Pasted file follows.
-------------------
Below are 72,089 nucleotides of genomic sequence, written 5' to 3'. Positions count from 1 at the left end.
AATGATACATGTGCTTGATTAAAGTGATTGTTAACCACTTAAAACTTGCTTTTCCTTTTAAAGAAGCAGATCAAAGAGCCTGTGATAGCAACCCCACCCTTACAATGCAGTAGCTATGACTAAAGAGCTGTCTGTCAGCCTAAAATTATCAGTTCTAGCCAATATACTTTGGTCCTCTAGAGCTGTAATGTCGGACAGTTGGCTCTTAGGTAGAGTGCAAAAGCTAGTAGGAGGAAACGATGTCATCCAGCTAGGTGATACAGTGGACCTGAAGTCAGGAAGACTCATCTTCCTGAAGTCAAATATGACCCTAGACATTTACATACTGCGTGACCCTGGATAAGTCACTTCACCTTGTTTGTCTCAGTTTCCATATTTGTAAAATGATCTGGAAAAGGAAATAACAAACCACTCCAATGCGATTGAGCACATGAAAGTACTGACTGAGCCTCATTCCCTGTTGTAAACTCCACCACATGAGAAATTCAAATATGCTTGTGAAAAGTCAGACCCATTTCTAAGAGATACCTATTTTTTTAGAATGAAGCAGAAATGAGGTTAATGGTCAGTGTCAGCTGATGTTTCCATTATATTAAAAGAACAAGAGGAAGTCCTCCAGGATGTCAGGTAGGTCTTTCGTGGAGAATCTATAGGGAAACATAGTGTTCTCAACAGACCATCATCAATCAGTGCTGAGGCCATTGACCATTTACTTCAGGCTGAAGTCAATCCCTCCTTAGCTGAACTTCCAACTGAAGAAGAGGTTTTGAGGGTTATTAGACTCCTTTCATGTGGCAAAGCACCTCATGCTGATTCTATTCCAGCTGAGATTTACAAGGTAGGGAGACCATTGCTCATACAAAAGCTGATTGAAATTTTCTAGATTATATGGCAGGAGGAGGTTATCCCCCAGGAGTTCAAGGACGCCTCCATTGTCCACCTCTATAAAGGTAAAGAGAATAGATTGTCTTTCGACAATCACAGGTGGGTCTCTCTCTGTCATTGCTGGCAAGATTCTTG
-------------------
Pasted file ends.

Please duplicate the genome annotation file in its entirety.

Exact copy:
Below are 72,089 nucleotides of genomic sequence, written 5' to 3'. Positions count from 1 at the left end.
AATGATACATGTGCTTGATTAAAGTGATTGTTAACCACTTAAAACTTGCTTTTCCTTTTAAAGAAGCAGATCAAAGAGCCTGTGATAGCAACCCCACCCTTACAATGCAGTAGCTATGACTAAAGAGCTGTCTGTCAGCCTAAAATTATCAGTTCTAGCCAATATACTTTGGTCCTCTAGAGCTGTAATGTCGGACAGTTGGCTCTTAGGTAGAGTGCAAAAGCTAGTAGGAGGAAACGATGTCATCCAGCTAGGTGATACAGTGGACCTGAAGTCAGGAAGACTCATCTTCCTGAAGTCAAATATGACCCTAGACATTTACATACTGCGTGACCCTGGATAAGTCACTTCACCTTGTTTGTCTCAGTTTCCATATTTGTAAAATGATCTGGAAAAGGAAATAACAAACCACTCCAATGCGATTGAGCACATGAAAGTACTGACTGAGCCTCATTCCCTGTTGTAAACTCCACCACATGAGAAATTCAAATATGCTTGTGAAAAGTCAGACCCATTTCTAAGAGATACCTATTTTTTTAGAATGAAGCAGAAATGAGGTTAATGGTCAGTGTCAGCTGATGTTTCCATTATATTAAAAGAACAAGAGGAAGTCCTCCAGGATGTCAGGTAGGTCTTTCGTGGAGAATCTATAGGGAAACATAGTGTTCTCAACAGACCATCATCAATCAGTGCTGAGGCCATTGACCATTTACTTCAGGCTGAAGTCAATCCCTCCTTAGCTGAACTTCCAACTGAAGAAGAGGTTTTGAGGGTTATTAGACTCCTTTCATGTGGCAAAGCACCTCATGCTGATTCTATTCCAGCTGAGATTTACAAGGTAGGGAGACCATTGCTCATACAAAAGCTGATTGAAATTTTCTAGATTATATGGCAGGAGGAGGTTATCCCCCAGGAGTTCAAGGACGCCTCCATTGTCCACCTCTATAAAGGTAAAGAGAATAGATTGTCTTTCGACAATCACAGGTGGGTCTCTCTCTGTCATTGCTGGCAAGATTCTTG